New boat permit system stirs controversy

Bob Reeve
Bob Reeve
Robert Peters
Robert Peters

By Mari-Ela David - bio | email

WAIKIKI (KHNL) - Boaters who already struggle with record fuel prices, will soon face tougher laws on discharge - a move critics say could force them out of the water.

In just a few months, the Environmental Protection Agency (EPA) will have a controversial new permit system in place.

It's meant to combat water pollution, but opponents say there's a potentially costly catch.

Boaters agree with cracking down on pollution, especially at Ala Wai Boat Harbor where contaminated water comes in from the Ala Wai Canal. But they question the EPA's strategy.

$32,500 - according to the Boat Owners Association of the United States, that's the maximum penalty boaters could face per day for violating new federal rules.

"I wouldn't be fined that, nor would anybody down here, that's for sure," said boat owner Bob Reeve.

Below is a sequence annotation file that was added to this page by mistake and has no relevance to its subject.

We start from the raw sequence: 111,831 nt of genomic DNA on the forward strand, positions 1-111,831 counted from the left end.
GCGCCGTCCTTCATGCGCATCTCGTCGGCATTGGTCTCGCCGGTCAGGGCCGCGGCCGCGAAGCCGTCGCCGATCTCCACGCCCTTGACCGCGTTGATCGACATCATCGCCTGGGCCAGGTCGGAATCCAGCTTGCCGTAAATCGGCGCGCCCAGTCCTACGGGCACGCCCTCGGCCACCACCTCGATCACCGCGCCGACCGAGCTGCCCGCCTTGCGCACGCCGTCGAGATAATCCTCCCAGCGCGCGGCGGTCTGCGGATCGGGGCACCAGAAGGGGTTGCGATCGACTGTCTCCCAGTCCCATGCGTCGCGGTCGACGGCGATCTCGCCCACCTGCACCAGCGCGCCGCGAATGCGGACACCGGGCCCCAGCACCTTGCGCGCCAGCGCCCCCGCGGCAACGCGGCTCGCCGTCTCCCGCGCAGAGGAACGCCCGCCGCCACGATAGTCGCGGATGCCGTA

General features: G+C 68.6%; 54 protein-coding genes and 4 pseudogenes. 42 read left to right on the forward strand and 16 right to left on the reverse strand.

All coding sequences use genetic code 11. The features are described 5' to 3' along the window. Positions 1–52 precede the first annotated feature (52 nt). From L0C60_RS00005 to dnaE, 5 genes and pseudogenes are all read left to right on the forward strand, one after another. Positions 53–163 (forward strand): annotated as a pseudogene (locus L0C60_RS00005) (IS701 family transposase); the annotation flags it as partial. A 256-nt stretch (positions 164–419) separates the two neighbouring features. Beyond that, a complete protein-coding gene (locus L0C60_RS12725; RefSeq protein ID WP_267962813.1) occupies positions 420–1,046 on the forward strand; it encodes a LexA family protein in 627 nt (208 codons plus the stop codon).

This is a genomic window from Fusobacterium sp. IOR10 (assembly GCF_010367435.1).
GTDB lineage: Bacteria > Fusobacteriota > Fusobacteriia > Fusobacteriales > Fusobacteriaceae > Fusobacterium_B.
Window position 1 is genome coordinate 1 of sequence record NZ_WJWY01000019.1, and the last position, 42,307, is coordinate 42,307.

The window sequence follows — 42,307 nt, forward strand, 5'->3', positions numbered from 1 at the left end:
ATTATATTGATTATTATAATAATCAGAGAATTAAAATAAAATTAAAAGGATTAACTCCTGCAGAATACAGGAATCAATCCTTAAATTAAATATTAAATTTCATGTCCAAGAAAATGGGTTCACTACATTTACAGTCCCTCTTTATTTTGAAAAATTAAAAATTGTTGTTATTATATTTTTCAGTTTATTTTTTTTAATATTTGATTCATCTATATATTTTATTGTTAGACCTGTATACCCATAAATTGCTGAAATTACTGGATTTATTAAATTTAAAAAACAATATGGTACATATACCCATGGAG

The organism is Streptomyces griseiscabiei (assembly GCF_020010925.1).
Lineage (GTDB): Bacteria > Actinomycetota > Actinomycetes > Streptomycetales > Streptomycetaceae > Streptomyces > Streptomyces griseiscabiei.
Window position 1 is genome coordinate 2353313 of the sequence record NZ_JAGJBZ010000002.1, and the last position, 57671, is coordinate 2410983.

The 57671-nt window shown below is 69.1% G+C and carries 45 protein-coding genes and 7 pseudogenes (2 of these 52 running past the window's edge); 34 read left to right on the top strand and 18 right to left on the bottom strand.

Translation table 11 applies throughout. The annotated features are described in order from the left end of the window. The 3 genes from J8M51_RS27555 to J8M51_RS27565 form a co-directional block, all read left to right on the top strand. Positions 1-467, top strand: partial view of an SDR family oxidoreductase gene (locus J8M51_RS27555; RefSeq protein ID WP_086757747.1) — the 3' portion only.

The EPA's new permit system would regulate discharge, such as toilet waste and oil. Critics say the proposed guidelines are not fair because recreational vessels, from boats to canoes, would be subject to the same penalties and regulations as large commercial ships.

"One commercial ship that doesn't abide by the laws and that does happen fairly often, pollutes more than all the boats in the Ala Wai," said Reeve.

The permit system is part of new regulations under the Clean Water Act, which Ala Wai harbor users say could be helpful.

"Go look along the Hawaiian Prince, the shoreline, the dock line, all the debris floating between the boats, you could almost walk on it, it's so thick," said boat owner Robert Peters.

Still, boaters across the nation question the degree of the restrictions.

There is a political push for the Clean Boating Act of 2008, which would exempt recreational vessels from the proposed permit.

The EPA will hold public hearings before crafting a final permit system.

New regulations start October first, so all states must approve the new permit system by September 30th.